“It [Mambo] doesn’t have a distributor, doesn’t have a sales agent and isn’t on DVD, so the only access anybody has is illegally torrenting it,” says McDonnell. “Our programme offered legal access.” Here in the UK the film premiered at the London Film Festival but has since remained undistributed, although the print is very occasionally brought out for Hou retrospectives (such as the BFI’s own in 2015) and repertory screenings. One such instance was this, with both Mambo and Hansen-Løve’s 2003 debut Après mûre réflexion screened from 35mm prints – subtitled by McDonnell himself.
According to 22-year-old Grace Barber-Plentie, one third of London-based collective Reel Good Film Club, the UK’s independent programming scene is thriving. “At the moment, there are so many amazing organisations and film clubs who do very similar things to what we do… I don’t think there’s competition because of this; it means we can worry a lot less that if we don’t screen this film, nobody will.”
Barber-Plentie programmes films for her younger self – “I try and think of myself, particularly when I was bored out of my mind at university and looking for something beyond the canon” – as well as what she and her co-programmers think their audience would want to see. Levin, of the Deptford Cinema, likewise leans heavily on his own personal taste, and has programmed, among an impressive variety of features, “a mini-season of contemporary East Asian cinema alongside free monthly screenings in partnership with the Korean Cultural Centre.” Steele’s Cine-Sister project is explicitly political: her female-directed programme originated as a sidebar in the 2017 edition of Manchester’s Wonder Women Festival, its launch screening comprising “seven short films that dealt with themes such as gender, race, religion, body and identity using animation, fiction and documentary”.
Despite their disparate interests, there is an underlying ethos that seems to link these fledgling programmers: both the DIY programmers and those supported by institutions emphasised the importance of cinemas. There was a uniformity to the way all of them answered my wildcard question: does the big (public) screen matter, or is going to the movies a pleasure reserved for format nerds?
Reel Good Film Club’s Barber-Plentie tells me that she “definitely thinks the cinema space matters,” with one caveat. “What I think is really important is breaking down the conceptions that certain audiences – read: people of colour – only go to see certain kinds of films, or that there’s not a market for certain kinds of films.”
Twenty-one-year-old Alex Lancastle, one of this year’s Doc/Fest Youth Jurors, also champions access to a broader range of films – and faith that these films will resonate with cinemagoers who aren’t metropolitan elites. “I’ve always loved being whisked off to some other reality for two hours,” he explains, but chain cinemas don’t always play the films he wants to see. “Not every film comes out on Netflix or Amazon… I’ve had many films slip under my radar due to lack of availability. As long as people are taking films in then that can’t be a bad thing,” he insists.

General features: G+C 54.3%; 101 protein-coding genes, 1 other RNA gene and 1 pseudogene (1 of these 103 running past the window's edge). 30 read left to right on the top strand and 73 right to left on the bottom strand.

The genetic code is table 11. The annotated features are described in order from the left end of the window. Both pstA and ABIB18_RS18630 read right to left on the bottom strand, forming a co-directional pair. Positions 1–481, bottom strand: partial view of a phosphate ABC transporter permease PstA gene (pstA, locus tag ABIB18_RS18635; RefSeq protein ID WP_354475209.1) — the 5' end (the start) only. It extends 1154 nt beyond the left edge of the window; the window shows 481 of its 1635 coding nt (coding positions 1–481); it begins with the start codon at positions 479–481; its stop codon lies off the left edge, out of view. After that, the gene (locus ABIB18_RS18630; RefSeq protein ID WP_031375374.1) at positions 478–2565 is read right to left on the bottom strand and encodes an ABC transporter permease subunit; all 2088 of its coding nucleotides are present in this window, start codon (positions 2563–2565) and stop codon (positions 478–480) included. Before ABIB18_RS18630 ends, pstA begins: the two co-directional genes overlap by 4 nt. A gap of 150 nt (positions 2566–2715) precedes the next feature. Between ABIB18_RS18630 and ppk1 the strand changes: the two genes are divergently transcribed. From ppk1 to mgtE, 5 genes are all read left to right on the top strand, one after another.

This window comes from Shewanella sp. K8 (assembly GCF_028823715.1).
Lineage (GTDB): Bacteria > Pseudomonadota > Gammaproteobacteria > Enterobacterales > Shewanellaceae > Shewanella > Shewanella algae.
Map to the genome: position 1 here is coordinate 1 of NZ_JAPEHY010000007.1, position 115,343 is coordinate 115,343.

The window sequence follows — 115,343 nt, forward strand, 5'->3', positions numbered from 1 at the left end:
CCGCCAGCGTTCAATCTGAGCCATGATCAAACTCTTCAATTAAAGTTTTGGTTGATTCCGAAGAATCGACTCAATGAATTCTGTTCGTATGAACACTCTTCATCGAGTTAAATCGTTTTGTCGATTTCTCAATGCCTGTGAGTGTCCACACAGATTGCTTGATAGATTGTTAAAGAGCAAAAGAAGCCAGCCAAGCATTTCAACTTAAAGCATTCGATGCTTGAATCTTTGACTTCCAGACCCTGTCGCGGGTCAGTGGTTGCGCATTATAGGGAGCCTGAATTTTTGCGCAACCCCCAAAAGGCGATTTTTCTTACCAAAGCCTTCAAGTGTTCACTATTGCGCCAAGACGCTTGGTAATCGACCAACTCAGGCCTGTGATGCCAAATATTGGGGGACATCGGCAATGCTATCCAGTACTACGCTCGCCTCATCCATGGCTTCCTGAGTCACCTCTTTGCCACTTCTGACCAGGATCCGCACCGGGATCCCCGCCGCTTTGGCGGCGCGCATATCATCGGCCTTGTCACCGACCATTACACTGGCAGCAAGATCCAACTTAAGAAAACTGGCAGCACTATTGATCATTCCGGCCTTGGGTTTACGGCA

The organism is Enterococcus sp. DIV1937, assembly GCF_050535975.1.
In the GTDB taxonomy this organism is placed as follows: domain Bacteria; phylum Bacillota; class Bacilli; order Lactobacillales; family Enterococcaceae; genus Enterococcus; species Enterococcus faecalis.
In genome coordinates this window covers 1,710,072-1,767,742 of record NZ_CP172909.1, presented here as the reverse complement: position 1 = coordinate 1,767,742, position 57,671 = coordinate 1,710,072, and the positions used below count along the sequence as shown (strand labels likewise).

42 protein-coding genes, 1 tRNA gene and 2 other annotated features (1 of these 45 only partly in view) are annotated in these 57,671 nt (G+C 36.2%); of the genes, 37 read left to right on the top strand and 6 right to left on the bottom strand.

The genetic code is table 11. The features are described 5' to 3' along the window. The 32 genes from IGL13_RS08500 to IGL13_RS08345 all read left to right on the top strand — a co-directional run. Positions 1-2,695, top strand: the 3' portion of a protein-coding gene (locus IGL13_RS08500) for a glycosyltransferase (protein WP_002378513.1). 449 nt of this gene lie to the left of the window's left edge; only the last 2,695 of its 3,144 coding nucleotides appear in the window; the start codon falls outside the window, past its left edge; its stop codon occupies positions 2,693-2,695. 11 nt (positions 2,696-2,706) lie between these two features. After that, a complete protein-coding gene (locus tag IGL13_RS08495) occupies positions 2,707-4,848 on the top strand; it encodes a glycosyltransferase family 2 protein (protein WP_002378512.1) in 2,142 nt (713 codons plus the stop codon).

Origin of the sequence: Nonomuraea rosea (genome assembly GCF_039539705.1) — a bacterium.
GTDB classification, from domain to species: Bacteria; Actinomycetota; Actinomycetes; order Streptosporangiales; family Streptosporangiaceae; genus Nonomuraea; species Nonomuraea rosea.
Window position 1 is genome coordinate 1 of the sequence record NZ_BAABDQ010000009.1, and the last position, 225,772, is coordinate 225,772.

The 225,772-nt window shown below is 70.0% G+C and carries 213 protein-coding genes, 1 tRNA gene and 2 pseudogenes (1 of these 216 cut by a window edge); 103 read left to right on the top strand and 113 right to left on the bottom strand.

Levin (who also works for VoD platform Mubi) doesn’t think “the living room environment lessens a good film’s impact” but insists “the cinema space is undoubtedly important”. He describes Deptford – “like all cinemas” – as “a beautiful, emotional assembly point for total strangers” and “a place you go not to consume but to share… Most volunteers have had a hand in building the cinema’s interior,” he adds, meaning that “as well as this sense of community there is also a very clear sense of shared ownership”.
Another of the Barbican’s Young Programmers, 24-year-old Nimmo Ismail, is similarly evangelical about the sanctity of the cinema. “It’s how [movies are] supposed to be experienced, and you can forget that if you watch it on your laptop screen; the sound, the details – [blown up on the big screen] it’s incredible,” she says. “People underestimate that we do want to go to these spaces and watch films.”
Interestingly, these programmers aren’t just advocating for the cinema for the audience’s sake, but factoring in the desires of the filmmakers too. Ismail mentions an admission from filmmaker Stella Scott (whose Reverie played in Chronic Youth’s New Voices of Girlhood shorts programme) that she’d “never seen her film on anything but a really big computer screen” and was “in awe of the spectacle of it” when projected properly. In this sense, this new crop of film programmers is defiantly old-school.